Introverts: We’re *Genuine*, Not Jerks (Or, Genuinely Jerks)

Is there some kind of “introversion is the new black” thing going on? It’s probably due more to confirmation bias on my own part, but it sure seems like the more interested I am in the subject of introversion as perfectly valid way-of-being, as opposed to some kind of affliction or condition to be fought or hidden, the more I see written about it. Well, good then. I will consume this content, all by myself of course. Om nom nom.

Huffington Post has this listicle up — gah, I can barely even stand typing “listicle,” with it’s that’s-not-really-a-word ugliness, like it’s some half-assed word that isn’t even trying, not to mention that the format feels so cheap — where was I? Right, there’s this HuffPo listicle (gah!) on 23 signs you mightsecretly be an introvert, and despite the insipid structure and dubious title, it has a few items that rang little bells of familiarity in my head.

But first, to address that dubious title. “Secretly”? Nothing in here has anything to do with being closeted, which is implied by the word “secretly,” like you’re intentionally hiding your wallfloweriness. “23 Signs You May Be an Introvert and Not Know It” would have been more accurate. Okay, I’ll leave that there.

Really, it was two particular items that are really of a piece that got my attention. The first was on finding small talk “cumbersome,” explained thusly:

Introverts are notoriously small talk-phobic, as they find idle chatter to be a source of anxiety, or at least annoyance. For many quiet types, chitchat can feel disingenuous.

“Let’s clear one thing up: Introverts do not hate small talk because we dislike people,” Laurie Helgoe writes in “Introvert Power: Why Your Inner Life Is Your Hidden Strength.” “We hate small talk because we hate the barrier it creates between people.”

The other was on the dreaded necessary evil of networking:

Networking (read: small-talk with the end goal of advancing your career) can feel particularly disingenuous for introverts, who crave authenticity in their interactions.

Obviously, the theme here is an aversion to being fake. First, we take as given that any social activity is, to use an overworn cliche in the topic of introversion, “drains batteries,” as opposed to extroverts who “recharge” through social interaction. And this includes social activity we enjoy and have sought out! We had a couple of our closest friends over this weekend, and last night at dinner, after a full day with them, I could feel the switch go off in my head that said “you’re empty.” I could feel myself shut down, get silent, and I probably looked morose. I love these folks, and was having a lovely time, but like it or not, I was out of power.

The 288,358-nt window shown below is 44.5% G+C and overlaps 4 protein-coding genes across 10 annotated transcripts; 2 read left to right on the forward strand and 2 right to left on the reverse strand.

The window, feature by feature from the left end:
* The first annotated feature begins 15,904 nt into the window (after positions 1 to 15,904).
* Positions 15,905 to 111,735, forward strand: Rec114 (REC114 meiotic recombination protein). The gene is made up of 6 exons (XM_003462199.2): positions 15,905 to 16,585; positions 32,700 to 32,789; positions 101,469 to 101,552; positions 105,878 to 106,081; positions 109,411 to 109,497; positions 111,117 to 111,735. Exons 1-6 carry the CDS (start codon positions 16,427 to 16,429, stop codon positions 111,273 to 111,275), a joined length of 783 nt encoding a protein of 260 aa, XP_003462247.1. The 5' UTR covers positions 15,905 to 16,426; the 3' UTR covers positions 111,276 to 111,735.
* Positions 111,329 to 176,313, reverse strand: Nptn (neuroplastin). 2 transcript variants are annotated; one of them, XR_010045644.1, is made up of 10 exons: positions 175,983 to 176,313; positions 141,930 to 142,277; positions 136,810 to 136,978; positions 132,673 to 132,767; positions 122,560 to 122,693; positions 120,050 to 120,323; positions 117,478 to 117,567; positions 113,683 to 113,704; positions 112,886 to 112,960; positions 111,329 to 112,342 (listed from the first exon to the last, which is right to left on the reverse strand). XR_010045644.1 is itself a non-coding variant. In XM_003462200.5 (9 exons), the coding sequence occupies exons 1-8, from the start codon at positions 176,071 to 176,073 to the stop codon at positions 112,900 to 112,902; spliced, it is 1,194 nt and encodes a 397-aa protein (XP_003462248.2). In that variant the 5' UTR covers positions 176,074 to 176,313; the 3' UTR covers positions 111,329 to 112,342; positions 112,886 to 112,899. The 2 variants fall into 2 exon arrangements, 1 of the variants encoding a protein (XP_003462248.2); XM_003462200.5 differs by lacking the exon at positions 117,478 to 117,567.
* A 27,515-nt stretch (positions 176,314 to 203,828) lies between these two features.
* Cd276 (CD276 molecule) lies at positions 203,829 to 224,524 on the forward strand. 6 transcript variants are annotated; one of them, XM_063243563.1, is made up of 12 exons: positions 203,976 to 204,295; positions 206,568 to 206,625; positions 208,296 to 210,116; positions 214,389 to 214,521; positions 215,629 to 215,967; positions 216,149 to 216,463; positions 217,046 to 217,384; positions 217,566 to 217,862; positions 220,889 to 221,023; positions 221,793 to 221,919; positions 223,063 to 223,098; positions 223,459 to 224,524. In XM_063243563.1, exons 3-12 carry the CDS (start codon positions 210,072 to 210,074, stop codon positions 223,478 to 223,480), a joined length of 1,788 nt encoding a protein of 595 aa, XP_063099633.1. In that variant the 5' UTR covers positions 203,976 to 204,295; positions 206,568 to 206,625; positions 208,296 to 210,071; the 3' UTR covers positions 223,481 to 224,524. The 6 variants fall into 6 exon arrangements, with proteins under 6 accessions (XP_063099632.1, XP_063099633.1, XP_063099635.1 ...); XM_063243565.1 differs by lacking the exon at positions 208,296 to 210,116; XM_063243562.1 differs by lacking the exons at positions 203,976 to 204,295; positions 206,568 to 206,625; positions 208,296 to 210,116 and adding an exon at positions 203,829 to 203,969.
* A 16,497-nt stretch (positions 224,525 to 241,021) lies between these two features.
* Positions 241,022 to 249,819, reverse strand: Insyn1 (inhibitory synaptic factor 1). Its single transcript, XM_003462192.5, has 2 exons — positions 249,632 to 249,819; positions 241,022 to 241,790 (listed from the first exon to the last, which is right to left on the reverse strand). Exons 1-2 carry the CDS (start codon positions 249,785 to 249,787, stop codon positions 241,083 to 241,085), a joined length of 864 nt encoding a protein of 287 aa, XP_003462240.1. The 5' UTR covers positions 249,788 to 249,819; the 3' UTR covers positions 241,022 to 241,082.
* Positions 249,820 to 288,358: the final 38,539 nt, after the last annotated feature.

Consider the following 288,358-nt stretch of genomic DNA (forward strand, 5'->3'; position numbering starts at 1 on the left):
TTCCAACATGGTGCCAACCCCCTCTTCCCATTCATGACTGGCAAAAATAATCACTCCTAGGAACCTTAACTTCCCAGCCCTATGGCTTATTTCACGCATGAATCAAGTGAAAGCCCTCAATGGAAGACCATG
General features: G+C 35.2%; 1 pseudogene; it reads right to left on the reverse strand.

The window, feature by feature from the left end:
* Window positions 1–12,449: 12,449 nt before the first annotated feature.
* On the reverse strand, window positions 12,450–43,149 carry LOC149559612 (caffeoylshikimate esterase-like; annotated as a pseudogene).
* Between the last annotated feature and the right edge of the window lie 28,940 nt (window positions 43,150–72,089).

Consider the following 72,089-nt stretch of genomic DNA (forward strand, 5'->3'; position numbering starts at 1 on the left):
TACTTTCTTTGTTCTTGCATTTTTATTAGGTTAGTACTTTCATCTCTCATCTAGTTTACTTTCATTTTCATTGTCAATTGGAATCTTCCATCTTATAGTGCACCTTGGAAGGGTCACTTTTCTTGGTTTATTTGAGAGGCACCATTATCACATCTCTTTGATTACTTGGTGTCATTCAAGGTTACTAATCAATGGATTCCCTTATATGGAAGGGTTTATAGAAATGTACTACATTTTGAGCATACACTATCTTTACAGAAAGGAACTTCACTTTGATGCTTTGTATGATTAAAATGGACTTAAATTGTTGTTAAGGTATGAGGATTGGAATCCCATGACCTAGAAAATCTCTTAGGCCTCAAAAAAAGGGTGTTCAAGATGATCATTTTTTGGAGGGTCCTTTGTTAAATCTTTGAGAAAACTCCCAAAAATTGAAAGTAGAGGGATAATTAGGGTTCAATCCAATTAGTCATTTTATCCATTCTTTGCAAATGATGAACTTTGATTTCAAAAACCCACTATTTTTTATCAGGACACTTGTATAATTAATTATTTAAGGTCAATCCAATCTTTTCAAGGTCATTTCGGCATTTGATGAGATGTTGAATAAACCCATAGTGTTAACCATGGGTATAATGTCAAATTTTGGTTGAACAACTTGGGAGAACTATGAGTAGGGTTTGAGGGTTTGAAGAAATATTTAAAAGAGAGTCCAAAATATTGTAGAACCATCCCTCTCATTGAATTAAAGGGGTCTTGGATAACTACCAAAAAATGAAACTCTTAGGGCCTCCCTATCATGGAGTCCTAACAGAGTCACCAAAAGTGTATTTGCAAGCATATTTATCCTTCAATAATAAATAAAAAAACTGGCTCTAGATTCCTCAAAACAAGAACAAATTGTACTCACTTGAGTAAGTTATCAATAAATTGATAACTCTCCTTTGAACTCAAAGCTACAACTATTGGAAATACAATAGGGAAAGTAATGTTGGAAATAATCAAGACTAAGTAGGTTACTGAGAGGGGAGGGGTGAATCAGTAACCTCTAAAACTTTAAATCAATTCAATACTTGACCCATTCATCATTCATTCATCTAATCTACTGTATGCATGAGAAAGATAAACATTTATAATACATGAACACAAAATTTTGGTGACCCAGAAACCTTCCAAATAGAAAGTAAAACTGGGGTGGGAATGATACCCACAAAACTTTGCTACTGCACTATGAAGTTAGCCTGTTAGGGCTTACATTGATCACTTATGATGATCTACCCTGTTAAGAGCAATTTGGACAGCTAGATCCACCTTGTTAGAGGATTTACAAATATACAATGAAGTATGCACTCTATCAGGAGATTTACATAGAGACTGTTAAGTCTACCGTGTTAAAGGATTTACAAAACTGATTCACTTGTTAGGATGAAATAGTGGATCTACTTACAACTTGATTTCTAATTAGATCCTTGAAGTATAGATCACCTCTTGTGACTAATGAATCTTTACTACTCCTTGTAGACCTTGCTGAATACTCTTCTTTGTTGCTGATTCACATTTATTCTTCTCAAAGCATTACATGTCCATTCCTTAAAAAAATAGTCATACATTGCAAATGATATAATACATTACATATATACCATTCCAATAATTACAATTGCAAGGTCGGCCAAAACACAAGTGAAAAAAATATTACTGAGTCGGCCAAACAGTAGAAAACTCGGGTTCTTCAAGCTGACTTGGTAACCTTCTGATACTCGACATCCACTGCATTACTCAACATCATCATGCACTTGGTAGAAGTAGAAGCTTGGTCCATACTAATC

That being the case, imagine how much more energy is expended in pretending to give a damn about what people are talking about, in actively participating in what feels like a bad piece of theatre in which we all stand near each other, and ask inoffensive and banal questions about each other’s lives, either to simply fill space, or, gag, to “network.” It’s unbearable to me, but I often have no choice. And it’s absolutely exhausting, I can barely stand an hour of it, let alone a day’s worth.

And what’s more, it feels phony, like a huge lie, and it makes me feel bad about myself on several levels. For one, I feel bad for being so bad at something so common and necessary as small talk and networking. Also, I feel morally dirty for pretending to such a degree, faking this level of interest and investment in an interaction I know in my heart I’d rather run and hide from. And additionally, I feel like a bad, narcissistic person for not being more interested in what other people have to say, in asking them questions to get to know them better, but I just don’t. That must mean, the thinking goes, that I must be some kind of jerk. (And I may be!)

This even ties into number 14 on the listicle (gah!), that you screen your calls even from friends. Well of course! A phone call is akin to someone walking into your house unannounced and expecting your undivided attention as you stop whatever you’re doing. Friend or no friend, that’s social interaction that will likely involve an unhealthy dose of small talk, so whether I like you or not, I’m still putting a buffer between me and any unsought telephony.

Anyway, it’s probably too generous to introverts (or to me) to chalk it up to this: introverts are just too genuine and sincere to stand being phony. But it’s closer to the truth than “there’s something wrong with us,” or, “we’re just selfish or narcissistic.” There are likely elements of all of these sloshing around in the mix. I probably am a little narcissistic (hello, actor!), a little too self-aborbed, and a little too uncurious about other human beings. But it’s also true that small talk and networking and any social interaction is crushingly exhausting to me, and that engaging in that interaction in an insincere way, quadruply so. Maybe just knowing that can help.

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